My sense of irony was compounded, therefore, by my financial ability as a disabled veteran to enroll at Princeton University in 1945. Working with my older brother in the 1930s to deliver milk in Princeton, I had learned that Princeton University was a school for the sons of rich men. I was not grateful, however, that I could now sit in classes with young men who came from wealthy backgrounds. But I was grateful that I could begin to prepare for a career in teaching. I wanted to inform my fellow citizens that the metaphor of two worlds and an exodus narrative were not true. They were not an accurate description of human experience.
Recently, I received a question from a student about the compatibility of Nonviolent Communication (NVC) with Christianity given that the NVC worldview speaks of a world beyond right and wrong, and this person’s understanding of Christianity is rooted in those very notions.
Although I have often received and addressed similar questions, this time, because the focus was so squarely on Christianity, and I am neither Christian nor a theist, I chose to engage with others: fellow NVC trainers and friends. Thirty something emails on the topic later, this quest culminated in a conversation with my friend Nichola Torbett, Founder of Seminary of the Street, with whom I often have deep discussions about theology. With all this help, I am now both ready to respond to the question I was asked, and ready to share here some specific discoveries Nichola and I made today, informed, also, by what I learned from others.
by: Stephen S. Bowman on October 15th, 2015 | Comments Off
Watching Pope Francis cast his spell over America last week I found myself recalling the words of Shakespeare’s Juliet asking “What is in a name?”, or more precisely, why did Pope choose Francis to be his new name upon his ascendancy? The common answer is that he was told by a friend to remember the poor, but that seems too superficial. And perhaps equally curious, why have no other pontiffs in the past 800 years taken the name before? It seems that Francis of Assisi, though the most beloved of all Catholic saints, was seen as just too revolutionary in the past, but that zeal is precisely why this pope chose the name, and it is in that spirit that he is leading us today.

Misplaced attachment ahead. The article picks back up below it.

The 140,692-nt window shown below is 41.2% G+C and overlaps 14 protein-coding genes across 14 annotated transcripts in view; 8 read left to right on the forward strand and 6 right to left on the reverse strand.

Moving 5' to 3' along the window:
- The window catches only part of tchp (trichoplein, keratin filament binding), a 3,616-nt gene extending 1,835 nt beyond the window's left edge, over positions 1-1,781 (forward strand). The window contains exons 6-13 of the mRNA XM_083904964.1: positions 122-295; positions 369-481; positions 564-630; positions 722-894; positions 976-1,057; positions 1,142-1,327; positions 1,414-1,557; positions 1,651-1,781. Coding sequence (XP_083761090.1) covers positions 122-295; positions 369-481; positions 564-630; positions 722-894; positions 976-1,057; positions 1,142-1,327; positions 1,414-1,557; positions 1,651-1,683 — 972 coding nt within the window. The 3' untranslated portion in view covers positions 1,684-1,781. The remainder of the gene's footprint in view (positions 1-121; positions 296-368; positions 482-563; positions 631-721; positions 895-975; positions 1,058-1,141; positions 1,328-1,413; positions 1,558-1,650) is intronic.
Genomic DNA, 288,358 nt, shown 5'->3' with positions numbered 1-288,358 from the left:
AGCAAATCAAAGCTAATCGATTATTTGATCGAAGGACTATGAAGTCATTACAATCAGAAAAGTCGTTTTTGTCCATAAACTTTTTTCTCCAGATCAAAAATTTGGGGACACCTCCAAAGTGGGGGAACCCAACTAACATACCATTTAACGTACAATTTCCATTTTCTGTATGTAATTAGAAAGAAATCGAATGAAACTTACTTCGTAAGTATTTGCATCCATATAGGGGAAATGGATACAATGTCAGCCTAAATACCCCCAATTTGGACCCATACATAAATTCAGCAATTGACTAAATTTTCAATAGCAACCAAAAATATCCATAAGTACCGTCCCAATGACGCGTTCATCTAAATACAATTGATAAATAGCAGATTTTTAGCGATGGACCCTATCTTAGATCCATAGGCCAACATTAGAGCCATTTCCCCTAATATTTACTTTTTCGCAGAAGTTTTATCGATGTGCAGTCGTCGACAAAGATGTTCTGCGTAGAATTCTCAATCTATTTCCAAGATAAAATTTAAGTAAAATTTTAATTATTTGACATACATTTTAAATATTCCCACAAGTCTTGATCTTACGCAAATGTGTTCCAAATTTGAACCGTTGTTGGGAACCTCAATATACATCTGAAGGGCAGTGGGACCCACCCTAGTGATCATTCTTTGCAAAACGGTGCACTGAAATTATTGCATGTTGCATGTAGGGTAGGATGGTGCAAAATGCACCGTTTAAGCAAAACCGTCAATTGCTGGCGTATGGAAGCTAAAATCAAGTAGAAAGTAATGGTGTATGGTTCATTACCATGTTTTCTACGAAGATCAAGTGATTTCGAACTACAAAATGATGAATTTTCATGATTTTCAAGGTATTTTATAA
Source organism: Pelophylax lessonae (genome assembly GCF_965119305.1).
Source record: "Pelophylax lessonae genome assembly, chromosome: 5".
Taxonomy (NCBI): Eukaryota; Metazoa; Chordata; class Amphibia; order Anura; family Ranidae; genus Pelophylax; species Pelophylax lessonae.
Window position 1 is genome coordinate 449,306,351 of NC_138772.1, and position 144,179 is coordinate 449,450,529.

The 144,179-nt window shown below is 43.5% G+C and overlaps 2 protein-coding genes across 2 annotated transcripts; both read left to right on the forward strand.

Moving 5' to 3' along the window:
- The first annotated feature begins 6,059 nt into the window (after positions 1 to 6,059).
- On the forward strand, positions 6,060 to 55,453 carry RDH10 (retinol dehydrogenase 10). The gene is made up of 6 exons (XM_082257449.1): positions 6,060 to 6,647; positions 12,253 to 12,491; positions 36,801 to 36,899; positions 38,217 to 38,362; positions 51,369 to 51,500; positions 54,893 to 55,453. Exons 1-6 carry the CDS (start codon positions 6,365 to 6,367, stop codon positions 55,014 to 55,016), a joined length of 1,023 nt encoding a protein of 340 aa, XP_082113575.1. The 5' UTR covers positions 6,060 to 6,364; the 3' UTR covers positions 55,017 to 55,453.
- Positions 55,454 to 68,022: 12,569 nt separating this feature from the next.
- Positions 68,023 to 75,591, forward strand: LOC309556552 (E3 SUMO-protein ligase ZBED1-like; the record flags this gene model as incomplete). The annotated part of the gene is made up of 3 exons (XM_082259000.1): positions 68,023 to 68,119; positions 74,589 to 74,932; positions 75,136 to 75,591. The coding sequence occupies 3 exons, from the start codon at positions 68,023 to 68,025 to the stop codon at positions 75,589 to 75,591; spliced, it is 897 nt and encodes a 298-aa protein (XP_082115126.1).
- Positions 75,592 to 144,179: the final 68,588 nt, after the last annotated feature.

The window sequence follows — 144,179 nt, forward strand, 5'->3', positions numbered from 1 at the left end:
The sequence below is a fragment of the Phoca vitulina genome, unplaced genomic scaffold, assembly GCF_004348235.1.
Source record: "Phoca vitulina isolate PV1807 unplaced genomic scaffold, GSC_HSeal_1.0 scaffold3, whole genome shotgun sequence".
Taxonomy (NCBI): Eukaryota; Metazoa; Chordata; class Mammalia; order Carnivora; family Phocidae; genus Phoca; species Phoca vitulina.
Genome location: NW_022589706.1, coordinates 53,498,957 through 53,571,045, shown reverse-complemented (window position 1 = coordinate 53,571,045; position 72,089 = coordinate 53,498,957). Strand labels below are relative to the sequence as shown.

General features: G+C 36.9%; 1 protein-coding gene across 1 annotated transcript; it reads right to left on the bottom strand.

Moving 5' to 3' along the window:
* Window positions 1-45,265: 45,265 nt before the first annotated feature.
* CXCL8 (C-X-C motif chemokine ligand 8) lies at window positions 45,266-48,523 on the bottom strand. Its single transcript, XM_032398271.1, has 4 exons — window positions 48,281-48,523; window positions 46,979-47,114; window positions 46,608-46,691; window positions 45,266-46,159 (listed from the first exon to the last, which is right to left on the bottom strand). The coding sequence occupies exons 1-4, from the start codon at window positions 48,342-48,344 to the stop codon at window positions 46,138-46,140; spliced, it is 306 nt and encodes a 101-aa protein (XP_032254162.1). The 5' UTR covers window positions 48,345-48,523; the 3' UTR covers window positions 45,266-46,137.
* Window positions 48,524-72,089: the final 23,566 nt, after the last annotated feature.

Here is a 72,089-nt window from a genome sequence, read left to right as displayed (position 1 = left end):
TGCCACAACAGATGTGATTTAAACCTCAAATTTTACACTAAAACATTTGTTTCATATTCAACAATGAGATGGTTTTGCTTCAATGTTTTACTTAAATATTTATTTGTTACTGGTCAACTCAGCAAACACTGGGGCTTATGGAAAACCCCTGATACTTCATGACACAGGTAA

To understand our Pope’s mission, one must review the often overlooked facts of the life of St. Francis, which are often obscured by hagiography and superstition. Today he is often only remembered for taming wild beasts with a blessing and preaching to larks and sparrows. But this narrow view does both the saint and ourselves a great disservice and diminishes his radical vision.
Credit: Wikimedia Commons
To understand St. Francis, we must put him in his proper context of the 12th century. In the Middle Ages, Europe was a highly structured feudal hierarchy, largely illiterate, and struggling in subsistence poverty. And the Catholic Church, was dominated by a monastic system that kept many priests and brothers locked behind the walls of their monasteries serving their God thru prayer. The church orthodoxy was colored by St. Augustine who offered a bleak view of both human nature, and the world in which we live. It was an otherworldly institution.
by: Brenda Peterson on August 27th, 2015 | 11 Comments »